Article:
• Convenient relearning and reskilling

While organisations are being pushed towards change, employees too understand the state of affairs. According to a Pew Research Center survey, 'more than half of the adults in the workforce today realise that it will be essential for them to get training and develop new skills throughout their career in order to keep up with changes in the workplace.'

But, the willingness to fill the learning gaps or acquire new skills can often be restricted due to lack of time or unavailability of content at the point of need. Mobile LMSs and mobile content make learning available just-in-time that can be conveniently accessed to learn what is required and when it is required.

  • Plugging the skill gaps

Another McKinsey insight states that,'66% (of the surveyed) see ‘addressing potential skills gaps related to automation/digitisation' within their workforces as at least a ‘top-ten priority’. Nearly 30% put it in the top five. The driver behind this sense of urgency is the accelerating pace of enterprise-wide transformation.'

Addressing the skill-gap hence has become a priority. Mobile learning (m-learning) has often been touted as the best tool for performance support. While tracking and analytics in mobile LMSs assist in mapping the skill gaps, the right content can easily be delivered on-the-job on the mobile devices.

  • Fastidious utilisation of time

'Some reskilling will require time off work, some will require gaining additional formal qualifications, perhaps after decades out of the classroom.'

'These efforts will not be easy, and individuals will need to be adequately supported and incentivised and will need to be able to see the eventual benefits of continuous reskilling in the form of rewarding job transition pathways', citing directly from a report by World Economic Forum, Towards a Reskilling Revolution A Future of Jobs for All. M-learning cuts down the need for separate off-time for learning.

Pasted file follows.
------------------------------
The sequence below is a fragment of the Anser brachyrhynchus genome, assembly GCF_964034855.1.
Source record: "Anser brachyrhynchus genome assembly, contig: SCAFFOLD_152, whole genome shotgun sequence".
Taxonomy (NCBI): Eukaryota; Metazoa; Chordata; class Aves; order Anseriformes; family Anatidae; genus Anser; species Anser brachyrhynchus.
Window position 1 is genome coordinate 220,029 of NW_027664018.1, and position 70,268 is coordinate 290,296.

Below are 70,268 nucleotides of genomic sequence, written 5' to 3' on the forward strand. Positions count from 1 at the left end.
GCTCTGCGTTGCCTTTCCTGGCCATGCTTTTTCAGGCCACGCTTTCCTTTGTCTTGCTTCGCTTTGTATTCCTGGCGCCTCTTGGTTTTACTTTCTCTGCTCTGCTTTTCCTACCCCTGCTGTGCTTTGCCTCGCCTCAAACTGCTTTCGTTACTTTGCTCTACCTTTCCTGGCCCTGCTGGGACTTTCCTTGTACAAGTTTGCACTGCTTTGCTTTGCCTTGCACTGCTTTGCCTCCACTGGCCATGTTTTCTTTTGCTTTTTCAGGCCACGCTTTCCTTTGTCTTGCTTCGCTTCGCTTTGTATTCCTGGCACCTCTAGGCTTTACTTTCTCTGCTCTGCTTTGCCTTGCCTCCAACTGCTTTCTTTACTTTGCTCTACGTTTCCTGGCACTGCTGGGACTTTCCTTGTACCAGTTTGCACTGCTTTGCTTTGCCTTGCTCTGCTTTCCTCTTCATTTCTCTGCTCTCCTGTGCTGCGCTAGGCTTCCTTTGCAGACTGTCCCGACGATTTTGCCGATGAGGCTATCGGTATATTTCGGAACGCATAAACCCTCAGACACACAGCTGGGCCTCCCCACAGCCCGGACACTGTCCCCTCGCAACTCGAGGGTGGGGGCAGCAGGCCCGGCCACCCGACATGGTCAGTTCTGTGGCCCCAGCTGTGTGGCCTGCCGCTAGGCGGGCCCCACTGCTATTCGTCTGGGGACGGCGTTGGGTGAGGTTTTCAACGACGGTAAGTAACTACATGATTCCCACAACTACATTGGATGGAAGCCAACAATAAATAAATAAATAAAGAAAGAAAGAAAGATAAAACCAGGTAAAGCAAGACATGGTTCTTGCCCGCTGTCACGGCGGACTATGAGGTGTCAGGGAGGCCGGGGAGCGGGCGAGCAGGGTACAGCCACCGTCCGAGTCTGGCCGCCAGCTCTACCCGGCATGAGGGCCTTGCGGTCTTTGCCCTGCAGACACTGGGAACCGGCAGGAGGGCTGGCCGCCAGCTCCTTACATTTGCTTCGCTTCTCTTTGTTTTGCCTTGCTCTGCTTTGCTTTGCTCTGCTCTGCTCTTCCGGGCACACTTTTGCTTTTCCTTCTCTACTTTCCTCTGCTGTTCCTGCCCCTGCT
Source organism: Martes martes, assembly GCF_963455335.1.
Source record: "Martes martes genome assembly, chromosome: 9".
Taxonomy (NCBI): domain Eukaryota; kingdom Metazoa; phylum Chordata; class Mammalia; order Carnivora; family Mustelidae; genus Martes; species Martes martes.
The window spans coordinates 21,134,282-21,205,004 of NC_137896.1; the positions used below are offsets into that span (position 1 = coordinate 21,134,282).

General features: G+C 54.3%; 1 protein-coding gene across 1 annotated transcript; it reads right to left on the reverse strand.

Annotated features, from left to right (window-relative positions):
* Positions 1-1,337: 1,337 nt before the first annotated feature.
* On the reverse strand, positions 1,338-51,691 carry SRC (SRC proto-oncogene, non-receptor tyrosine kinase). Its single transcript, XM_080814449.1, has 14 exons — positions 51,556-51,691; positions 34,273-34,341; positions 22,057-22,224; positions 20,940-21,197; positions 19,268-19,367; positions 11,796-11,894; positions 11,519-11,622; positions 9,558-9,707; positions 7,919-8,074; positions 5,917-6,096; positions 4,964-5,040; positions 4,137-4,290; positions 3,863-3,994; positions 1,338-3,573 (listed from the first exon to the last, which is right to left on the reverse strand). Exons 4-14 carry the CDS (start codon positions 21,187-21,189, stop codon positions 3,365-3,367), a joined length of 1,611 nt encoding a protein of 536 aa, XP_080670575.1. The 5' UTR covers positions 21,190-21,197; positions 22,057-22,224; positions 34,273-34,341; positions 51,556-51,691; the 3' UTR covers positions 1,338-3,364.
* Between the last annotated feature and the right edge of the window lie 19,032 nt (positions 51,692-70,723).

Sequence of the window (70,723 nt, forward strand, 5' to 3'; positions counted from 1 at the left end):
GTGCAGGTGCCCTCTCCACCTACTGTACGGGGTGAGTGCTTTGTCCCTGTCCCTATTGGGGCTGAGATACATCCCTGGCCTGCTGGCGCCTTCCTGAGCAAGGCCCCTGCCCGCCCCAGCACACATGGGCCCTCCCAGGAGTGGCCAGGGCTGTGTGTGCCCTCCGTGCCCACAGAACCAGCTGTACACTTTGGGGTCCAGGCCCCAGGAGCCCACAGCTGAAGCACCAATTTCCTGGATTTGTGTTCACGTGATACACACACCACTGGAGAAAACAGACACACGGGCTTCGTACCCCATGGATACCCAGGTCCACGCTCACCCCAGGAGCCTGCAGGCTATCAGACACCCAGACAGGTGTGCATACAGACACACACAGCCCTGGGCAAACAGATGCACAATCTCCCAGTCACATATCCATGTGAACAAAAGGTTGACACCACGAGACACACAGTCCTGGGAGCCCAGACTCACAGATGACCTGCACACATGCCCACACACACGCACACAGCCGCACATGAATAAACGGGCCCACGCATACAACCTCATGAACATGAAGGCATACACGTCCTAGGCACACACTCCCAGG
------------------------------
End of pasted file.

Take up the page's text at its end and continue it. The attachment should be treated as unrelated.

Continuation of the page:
Travel time, break-time, or leisure time can easily be utilised for reskilling, and all that with or without constant data connection. Offline mode on mobile learning and LMS apps makes learning truly ubiquitous.

  • Instilling cross-functional capabilities

Upskilling is something that comes in along with reskilling, considering the latest workplace requirements. It doesn’t focus just on the role-specific proficiency of individuals. It gives equal importance to soft skills such as language and communication skills and to any other skill that can act as the foundation for transitioning individuals into multiple roles, even the ones that may manifest in the future.

Duolingo app is by far the best example for language training that is self-driven. With m-learning, organisations can provide the learners an opportunity to learn new skills at their own pace.

When employees have the additional skills-that allows them to handle different roles - they may be deployed into many different positions internally (even internationally), opening new avenues for change, better utilisation of talent and greater retention.

While automation may bring about changes in the workplace scenario, readiness for job-transitions could be the next big thing for L&D. The World Economic Forum even shares some ‘Good-fit’ job transition options in its report.

But one way or the other, while retraining and reskilling may seem to be a huge risk, organisations are now willing to take that gamble and leap towards a future that consists of not just learning mediated by technology (mobiles and the whole enchilada), but unlearning and relearning too.

 

About the author

Amit Gautam is founder and director of UpsideLMS.